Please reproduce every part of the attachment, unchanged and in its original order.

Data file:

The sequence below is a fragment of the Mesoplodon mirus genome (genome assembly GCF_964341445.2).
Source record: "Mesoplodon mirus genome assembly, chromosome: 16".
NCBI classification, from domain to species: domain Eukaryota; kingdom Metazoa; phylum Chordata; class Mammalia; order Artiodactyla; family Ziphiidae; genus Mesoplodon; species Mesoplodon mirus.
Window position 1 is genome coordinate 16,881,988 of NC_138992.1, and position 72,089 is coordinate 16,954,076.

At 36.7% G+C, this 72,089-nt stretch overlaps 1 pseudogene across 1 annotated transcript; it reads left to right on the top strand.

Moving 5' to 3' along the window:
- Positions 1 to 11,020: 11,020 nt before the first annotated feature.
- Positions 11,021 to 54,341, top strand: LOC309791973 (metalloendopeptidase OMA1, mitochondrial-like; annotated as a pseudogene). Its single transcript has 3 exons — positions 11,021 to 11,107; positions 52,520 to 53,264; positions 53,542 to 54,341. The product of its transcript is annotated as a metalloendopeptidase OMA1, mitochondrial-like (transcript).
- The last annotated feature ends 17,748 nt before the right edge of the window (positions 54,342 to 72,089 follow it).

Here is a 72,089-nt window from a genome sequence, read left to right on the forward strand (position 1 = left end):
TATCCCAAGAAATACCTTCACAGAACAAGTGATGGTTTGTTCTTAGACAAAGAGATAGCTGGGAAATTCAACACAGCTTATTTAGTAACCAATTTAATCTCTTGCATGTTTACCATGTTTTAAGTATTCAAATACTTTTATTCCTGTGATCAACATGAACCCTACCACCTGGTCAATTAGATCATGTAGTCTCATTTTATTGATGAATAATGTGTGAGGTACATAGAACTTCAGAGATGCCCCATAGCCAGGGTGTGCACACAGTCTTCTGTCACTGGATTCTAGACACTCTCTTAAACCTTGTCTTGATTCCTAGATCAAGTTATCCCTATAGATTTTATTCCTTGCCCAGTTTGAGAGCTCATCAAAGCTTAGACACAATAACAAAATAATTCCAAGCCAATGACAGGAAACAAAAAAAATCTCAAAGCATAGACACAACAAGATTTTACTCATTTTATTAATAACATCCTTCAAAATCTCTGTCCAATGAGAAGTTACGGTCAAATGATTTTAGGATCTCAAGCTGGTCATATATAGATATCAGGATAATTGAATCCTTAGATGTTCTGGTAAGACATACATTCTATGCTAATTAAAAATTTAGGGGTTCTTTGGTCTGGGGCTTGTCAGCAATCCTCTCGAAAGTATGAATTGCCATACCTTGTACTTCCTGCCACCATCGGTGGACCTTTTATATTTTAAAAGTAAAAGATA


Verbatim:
The sequence below is a fragment of the Mesoplodon mirus genome (genome assembly GCF_964341445.2).
Source record: "Mesoplodon mirus genome assembly, chromosome: 16".
NCBI classification, from domain to species: domain Eukaryota; kingdom Metazoa; phylum Chordata; class Mammalia; order Artiodactyla; family Ziphiidae; genus Mesoplodon; species Mesoplodon mirus.
Window position 1 is genome coordinate 16,881,988 of NC_138992.1, and position 72,089 is coordinate 16,954,076.

At 36.7% G+C, this 72,089-nt stretch overlaps 1 pseudogene across 1 annotated transcript; it reads left to right on the top strand.

Moving 5' to 3' along the window:
- Positions 1 to 11,020: 11,020 nt before the first annotated feature.
- Positions 11,021 to 54,341, top strand: LOC309791973 (metalloendopeptidase OMA1, mitochondrial-like; annotated as a pseudogene). Its single transcript has 3 exons — positions 11,021 to 11,107; positions 52,520 to 53,264; positions 53,542 to 54,341. The product of its transcript is annotated as a metalloendopeptidase OMA1, mitochondrial-like (transcript).
- The last annotated feature ends 17,748 nt before the right edge of the window (positions 54,342 to 72,089 follow it).

Here is a 72,089-nt window from a genome sequence, read left to right on the forward strand (position 1 = left end):
TATCCCAAGAAATACCTTCACAGAACAAGTGATGGTTTGTTCTTAGACAAAGAGATAGCTGGGAAATTCAACACAGCTTATTTAGTAACCAATTTAATCTCTTGCATGTTTACCATGTTTTAAGTATTCAAATACTTTTATTCCTGTGATCAACATGAACCCTACCACCTGGTCAATTAGATCATGTAGTCTCATTTTATTGATGAATAATGTGTGAGGTACATAGAACTTCAGAGATGCCCCATAGCCAGGGTGTGCACACAGTCTTCTGTCACTGGATTCTAGACACTCTCTTAAACCTTGTCTTGATTCCTAGATCAAGTTATCCCTATAGATTTTATTCCTTGCCCAGTTTGAGAGCTCATCAAAGCTTAGACACAATAACAAAATAATTCCAAGCCAATGACAGGAAACAAAAAAAATCTCAAAGCATAGACACAACAAGATTTTACTCATTTTATTAATAACATCCTTCAAAATCTCTGTCCAATGAGAAGTTACGGTCAAATGATTTTAGGATCTCAAGCTGGTCATATATAGATATCAGGATAATTGAATCCTTAGATGTTCTGGTAAGACATACATTCTATGCTAATTAAAAATTTAGGGGTTCTTTGGTCTGGGGCTTGTCAGCAATCCTCTCGAAAGTATGAATTGCCATACCTTGTACTTCCTGCCACCATCGGTGGACCTTTTATATTTTAAAAGTAAAAGATA